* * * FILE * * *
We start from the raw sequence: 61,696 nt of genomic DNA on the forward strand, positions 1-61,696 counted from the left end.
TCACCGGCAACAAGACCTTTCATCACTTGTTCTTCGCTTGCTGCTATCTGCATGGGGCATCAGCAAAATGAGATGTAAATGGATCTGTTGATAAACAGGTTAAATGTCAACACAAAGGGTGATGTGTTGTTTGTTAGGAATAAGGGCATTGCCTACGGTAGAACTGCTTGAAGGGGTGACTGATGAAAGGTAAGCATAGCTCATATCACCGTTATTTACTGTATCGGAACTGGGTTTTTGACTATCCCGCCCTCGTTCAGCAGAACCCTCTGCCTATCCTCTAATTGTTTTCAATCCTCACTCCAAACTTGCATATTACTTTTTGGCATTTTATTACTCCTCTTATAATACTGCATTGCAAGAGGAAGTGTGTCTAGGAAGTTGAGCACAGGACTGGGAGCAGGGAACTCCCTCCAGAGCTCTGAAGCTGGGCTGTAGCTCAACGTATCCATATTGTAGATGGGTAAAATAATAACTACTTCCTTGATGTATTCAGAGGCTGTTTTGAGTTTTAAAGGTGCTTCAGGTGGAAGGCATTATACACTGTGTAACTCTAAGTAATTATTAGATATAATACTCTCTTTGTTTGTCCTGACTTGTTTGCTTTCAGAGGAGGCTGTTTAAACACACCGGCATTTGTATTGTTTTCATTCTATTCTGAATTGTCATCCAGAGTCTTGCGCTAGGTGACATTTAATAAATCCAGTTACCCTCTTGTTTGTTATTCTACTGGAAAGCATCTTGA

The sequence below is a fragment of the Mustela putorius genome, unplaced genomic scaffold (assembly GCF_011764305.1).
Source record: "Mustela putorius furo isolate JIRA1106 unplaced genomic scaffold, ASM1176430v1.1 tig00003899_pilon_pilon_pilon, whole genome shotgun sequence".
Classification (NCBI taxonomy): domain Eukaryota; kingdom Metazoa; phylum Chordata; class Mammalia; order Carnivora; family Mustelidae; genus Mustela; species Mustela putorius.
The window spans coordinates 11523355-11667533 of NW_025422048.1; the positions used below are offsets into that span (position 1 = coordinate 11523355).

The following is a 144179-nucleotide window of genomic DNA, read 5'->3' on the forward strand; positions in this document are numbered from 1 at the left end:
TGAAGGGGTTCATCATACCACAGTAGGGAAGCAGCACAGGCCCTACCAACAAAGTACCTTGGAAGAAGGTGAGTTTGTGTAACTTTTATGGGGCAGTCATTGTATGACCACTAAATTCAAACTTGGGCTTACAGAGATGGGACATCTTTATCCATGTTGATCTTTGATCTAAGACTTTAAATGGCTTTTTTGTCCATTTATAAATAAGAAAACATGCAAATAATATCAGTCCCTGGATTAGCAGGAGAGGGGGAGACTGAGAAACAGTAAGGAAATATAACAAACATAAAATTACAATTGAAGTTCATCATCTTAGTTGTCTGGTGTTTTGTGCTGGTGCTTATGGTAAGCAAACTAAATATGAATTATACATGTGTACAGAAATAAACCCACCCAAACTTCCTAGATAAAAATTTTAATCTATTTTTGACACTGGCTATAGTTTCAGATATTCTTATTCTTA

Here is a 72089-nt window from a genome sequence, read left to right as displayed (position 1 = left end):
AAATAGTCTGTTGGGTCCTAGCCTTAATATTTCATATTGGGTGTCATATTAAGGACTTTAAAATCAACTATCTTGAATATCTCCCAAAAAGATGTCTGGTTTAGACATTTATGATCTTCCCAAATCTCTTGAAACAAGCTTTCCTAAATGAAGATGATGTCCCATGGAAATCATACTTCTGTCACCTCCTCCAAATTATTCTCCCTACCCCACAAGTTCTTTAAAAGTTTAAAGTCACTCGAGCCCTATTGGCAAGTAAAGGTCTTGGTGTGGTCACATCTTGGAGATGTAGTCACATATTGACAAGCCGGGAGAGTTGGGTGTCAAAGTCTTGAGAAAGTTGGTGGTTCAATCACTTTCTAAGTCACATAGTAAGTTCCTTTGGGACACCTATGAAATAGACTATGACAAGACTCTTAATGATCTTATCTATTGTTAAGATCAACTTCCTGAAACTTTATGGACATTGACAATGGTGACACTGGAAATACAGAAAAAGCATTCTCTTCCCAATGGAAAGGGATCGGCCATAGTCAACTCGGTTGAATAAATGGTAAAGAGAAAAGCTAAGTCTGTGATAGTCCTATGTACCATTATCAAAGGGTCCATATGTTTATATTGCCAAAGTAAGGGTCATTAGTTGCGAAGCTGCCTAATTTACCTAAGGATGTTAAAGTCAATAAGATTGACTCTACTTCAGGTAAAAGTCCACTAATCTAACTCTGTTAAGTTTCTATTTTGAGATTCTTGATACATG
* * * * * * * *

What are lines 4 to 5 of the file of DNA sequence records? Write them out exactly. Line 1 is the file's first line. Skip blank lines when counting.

Source record: "Mustela putorius furo isolate JIRA1106 unplaced genomic scaffold, ASM1176430v1.1 tig00003899_pilon_pilon_pilon, whole genome shotgun sequence".
Classification (NCBI taxonomy): domain Eukaryota; kingdom Metazoa; phylum Chordata; class Mammalia; order Carnivora; family Mustelidae; genus Mustela; species Mustela putorius.